9 December 2012
Last updated at 15:09
On 24 April 1957, Sir Patrick Moore presented the first episode of The Sky at Night. He believed it would 'only last a few months', but the programme went on to run for more than five decades.
The Sky at Night was a source of information for budding amateur astronomers, and many of today's space scientists say it was a source of inspiration. Here, Sir Patrick and comedian Michael Bentine wear space suits to discuss the potential problems of manned space flight in 1968.
Sir Patrick was central to the BBC's coverage of the Apollo missions in the 1960s and 1970s. Here, with science historian James Burke (l) and presenter Cliff Michelmore (centre), he fronted coverage of the Apollo 11 moon landing, when man first walked on the lunar surface.
Sir Patrick never had any formal training and always described himself as an amateur astronomer. He had telescopic equipment in the garden of his Sussex home from which he monitored the night's sky.
Sir Patrick was a keen player of the xylophone, which he played often in public despite never taking a lesson. He also loved cricket and politics. He was briefly the finance minister for the Monster Raving Loony Party and later a member of UKIP.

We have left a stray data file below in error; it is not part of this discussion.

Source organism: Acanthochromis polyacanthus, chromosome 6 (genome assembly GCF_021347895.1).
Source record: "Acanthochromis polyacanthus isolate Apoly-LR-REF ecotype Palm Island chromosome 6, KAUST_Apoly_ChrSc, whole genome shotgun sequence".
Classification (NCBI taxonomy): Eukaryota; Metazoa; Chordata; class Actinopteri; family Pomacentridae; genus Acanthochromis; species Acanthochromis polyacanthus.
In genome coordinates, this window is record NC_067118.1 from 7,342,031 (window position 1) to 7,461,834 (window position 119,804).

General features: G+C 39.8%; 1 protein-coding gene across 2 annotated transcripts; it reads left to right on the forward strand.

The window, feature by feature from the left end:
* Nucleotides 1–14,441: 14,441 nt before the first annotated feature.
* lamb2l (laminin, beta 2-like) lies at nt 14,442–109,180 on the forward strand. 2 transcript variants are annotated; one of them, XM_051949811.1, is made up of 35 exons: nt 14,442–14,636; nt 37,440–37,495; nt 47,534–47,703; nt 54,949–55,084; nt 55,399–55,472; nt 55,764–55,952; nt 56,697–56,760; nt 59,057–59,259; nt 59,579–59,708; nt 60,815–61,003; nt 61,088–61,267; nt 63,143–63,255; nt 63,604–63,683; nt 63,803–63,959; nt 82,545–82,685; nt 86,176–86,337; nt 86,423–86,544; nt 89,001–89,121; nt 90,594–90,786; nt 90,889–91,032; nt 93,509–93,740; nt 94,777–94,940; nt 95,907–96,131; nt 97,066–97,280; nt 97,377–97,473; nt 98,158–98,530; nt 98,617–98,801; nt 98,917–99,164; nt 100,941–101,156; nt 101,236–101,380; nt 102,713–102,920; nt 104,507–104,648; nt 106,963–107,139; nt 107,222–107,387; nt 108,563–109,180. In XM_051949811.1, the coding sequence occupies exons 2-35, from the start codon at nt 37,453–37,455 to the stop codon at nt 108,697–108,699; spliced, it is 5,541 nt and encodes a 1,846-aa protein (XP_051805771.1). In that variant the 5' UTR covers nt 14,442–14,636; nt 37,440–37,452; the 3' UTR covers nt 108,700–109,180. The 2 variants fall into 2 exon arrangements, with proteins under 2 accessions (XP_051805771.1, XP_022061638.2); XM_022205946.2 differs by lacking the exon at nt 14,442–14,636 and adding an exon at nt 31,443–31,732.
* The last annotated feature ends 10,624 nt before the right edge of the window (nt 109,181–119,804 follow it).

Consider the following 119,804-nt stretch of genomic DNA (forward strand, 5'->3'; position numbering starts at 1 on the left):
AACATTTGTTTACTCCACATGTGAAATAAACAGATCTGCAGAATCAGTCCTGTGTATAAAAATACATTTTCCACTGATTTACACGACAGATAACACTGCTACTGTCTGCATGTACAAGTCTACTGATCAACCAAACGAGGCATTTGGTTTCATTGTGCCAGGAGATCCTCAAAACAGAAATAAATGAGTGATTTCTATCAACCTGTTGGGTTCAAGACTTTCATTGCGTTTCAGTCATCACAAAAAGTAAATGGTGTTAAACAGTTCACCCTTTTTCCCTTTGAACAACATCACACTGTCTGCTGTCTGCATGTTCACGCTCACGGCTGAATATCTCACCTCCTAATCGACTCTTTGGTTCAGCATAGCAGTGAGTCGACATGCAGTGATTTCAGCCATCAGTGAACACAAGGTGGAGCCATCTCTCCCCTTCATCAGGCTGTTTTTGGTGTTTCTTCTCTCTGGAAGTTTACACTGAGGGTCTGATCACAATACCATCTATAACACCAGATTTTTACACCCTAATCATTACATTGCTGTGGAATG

Sir Patrick's enthusiasm for astronomy was contagious and unstoppable and he was keen to inspire the next generation of astronomers by appearances on programmes such as Blue Peter.
A regular contributor to BBC science programme Tomorrow's World, Sir Patrick took part in a campaign in 1996 to highlight how light pollution is making the observation of the night's sky increasingly difficult.
Sir Patrick's services to astronomy and broadcasting were recognised with a knighthood. He was knighted by the Prince of Wales at Buckingham Palace on 2 March 2001. Later that year he received a special Bafta television award from the British Academy.
The 50th anniversary of The Sky at Night was celebrated with a special edition, where Sir Patrick travelled back in time to meet his younger self, played by impressionist Jon Culshaw. Here, he is pictured with Queen guitarist and astrophysicist Brian May, with whom he co-wrote a history of the universe.
Sir Patrick died at his home in Sussex after a short spell in hospital at the start of December. He passed away 'in the company of close friends and carers and his cat Ptolemy', his friends said.